It is said that during our twenties we spend our time worrying about what other people think . In our thirties, we blame our parents for all our problems. In our forties, we finally realise that no one was really paying us that much attention and all our issues aren’t our parent’s fault after all.
Not so very long ago, a certain Sir Michael rather publically lamented today’s teachers – accusing them of being a group of whinging bums (I paraphrase). One commenter wondered whether it was just his age getting the better of him. She questioned whether there is any research about age-related ‘grumpiness’. In today’s post, you will find out whether there really is any truth to the “grumpy old codger” stereotype – and whether we are all destined to get grumpy as we get old…
When I worked on geriatric wards, I met a lot of grumpy characters. In amongst the rude grannies there were some charming old spinsters and endearing ex-war heroes. It’s generally easier to remember the nasty ones though. From personal experience, it’s difficult to judge whether oldies get more moody and, scientifically speaking, ‘grumpiness’ isn’t the easiest thing to measure – there isn’t any research that directly looks at ‘grumpiness’ (‘grade this person from 1 to 10 on grumpiness?’).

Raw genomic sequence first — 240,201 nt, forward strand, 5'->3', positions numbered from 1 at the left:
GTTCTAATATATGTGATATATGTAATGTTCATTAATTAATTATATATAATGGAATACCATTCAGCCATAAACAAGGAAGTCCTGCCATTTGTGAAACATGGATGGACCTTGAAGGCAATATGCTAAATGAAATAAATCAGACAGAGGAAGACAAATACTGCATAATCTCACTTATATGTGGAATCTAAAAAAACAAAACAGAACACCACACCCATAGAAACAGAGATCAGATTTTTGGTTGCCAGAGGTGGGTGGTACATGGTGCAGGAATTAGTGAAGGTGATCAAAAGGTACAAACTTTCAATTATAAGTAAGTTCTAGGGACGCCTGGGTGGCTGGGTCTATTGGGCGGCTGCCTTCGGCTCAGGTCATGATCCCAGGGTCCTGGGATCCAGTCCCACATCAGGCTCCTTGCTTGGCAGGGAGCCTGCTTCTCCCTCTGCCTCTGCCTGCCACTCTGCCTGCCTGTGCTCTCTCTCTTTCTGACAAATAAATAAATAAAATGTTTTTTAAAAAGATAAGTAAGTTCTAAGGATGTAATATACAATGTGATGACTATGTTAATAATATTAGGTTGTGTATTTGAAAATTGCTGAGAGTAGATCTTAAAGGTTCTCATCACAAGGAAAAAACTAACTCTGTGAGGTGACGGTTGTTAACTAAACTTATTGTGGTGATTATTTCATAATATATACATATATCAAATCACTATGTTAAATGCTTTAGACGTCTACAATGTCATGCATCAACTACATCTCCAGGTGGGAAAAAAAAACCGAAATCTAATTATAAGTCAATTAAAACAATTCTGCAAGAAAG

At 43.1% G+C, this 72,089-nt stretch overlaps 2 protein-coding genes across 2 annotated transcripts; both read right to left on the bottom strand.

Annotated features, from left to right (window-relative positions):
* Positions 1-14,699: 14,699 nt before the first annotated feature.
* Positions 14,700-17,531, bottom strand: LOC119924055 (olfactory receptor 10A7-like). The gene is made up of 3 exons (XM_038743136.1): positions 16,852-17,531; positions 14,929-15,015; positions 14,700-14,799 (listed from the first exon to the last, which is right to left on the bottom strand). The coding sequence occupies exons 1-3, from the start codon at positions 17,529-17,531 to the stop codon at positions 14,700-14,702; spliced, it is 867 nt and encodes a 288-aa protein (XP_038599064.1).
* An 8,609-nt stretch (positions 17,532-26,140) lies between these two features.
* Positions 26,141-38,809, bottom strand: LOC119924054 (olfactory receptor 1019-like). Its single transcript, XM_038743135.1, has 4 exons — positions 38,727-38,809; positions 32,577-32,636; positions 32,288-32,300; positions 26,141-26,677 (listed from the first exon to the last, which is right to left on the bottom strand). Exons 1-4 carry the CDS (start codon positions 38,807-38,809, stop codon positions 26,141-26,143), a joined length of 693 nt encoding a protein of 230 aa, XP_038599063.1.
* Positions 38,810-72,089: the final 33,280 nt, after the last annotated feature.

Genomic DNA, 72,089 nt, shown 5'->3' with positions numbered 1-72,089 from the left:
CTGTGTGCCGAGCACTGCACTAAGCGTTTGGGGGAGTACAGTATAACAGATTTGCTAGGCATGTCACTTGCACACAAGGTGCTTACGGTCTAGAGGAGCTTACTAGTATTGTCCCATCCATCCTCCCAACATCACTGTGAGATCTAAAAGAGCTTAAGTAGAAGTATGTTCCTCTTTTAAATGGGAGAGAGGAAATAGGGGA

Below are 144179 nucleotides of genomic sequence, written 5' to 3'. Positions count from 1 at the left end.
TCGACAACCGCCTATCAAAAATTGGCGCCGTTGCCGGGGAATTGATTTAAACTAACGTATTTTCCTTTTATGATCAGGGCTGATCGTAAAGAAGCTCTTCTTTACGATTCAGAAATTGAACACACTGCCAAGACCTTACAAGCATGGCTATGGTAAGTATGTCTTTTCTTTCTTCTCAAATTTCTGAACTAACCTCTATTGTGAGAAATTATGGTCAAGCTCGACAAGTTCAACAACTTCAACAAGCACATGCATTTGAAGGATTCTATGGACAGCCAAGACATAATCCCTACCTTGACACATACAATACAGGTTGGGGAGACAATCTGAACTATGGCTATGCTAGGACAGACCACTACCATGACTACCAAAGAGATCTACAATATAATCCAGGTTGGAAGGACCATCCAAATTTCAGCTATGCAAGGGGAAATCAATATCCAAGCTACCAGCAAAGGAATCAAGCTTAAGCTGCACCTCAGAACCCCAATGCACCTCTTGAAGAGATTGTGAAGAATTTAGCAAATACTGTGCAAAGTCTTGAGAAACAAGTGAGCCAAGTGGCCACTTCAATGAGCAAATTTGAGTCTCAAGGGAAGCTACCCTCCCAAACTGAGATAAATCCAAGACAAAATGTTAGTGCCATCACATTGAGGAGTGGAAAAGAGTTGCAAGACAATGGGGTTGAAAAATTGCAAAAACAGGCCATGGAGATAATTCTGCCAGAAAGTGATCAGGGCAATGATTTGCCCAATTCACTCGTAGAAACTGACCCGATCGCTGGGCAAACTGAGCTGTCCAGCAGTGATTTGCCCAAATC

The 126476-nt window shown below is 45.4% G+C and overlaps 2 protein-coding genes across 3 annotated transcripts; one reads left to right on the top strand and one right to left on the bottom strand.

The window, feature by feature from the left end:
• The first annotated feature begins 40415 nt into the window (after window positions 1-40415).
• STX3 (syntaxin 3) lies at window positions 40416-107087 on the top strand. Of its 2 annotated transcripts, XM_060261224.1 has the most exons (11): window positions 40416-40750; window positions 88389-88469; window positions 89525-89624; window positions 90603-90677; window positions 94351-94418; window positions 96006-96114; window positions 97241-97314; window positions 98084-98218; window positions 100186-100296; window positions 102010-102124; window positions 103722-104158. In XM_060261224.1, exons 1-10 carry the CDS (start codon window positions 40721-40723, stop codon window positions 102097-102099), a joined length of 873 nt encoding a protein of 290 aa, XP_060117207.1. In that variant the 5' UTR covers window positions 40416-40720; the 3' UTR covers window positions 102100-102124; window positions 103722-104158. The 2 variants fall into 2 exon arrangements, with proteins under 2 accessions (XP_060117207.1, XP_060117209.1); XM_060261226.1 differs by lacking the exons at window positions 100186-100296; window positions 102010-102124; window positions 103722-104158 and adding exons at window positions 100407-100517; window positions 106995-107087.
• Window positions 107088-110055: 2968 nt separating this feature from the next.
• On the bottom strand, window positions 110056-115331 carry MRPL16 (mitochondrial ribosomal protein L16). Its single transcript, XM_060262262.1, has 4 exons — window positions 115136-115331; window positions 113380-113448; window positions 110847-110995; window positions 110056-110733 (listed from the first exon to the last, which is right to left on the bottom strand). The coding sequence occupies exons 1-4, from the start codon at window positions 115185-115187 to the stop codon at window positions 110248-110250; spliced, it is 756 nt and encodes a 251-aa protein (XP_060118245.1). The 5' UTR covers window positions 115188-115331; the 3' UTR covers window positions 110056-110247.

To have a proper look at the facts of grumpiness, we will find out about the changes in humour, personality and life enjoyment as we ever-so-gracefully glide into our twilight years.
Disclaimer: All stats and conclusions are based on the general trends and averages – everyone’s different, so don’t moan at me if it doesn’t match up with your eperience!
1. Like a fine wine, personality matures with age
Psychiatrists used to say that personality never changes. At least that is was what I was taught. After surviving adolescence, your individual character is fully formed and – like it or not – will be with you for the rest of your life. Your tendencies, traits and temperament are set to endure forever.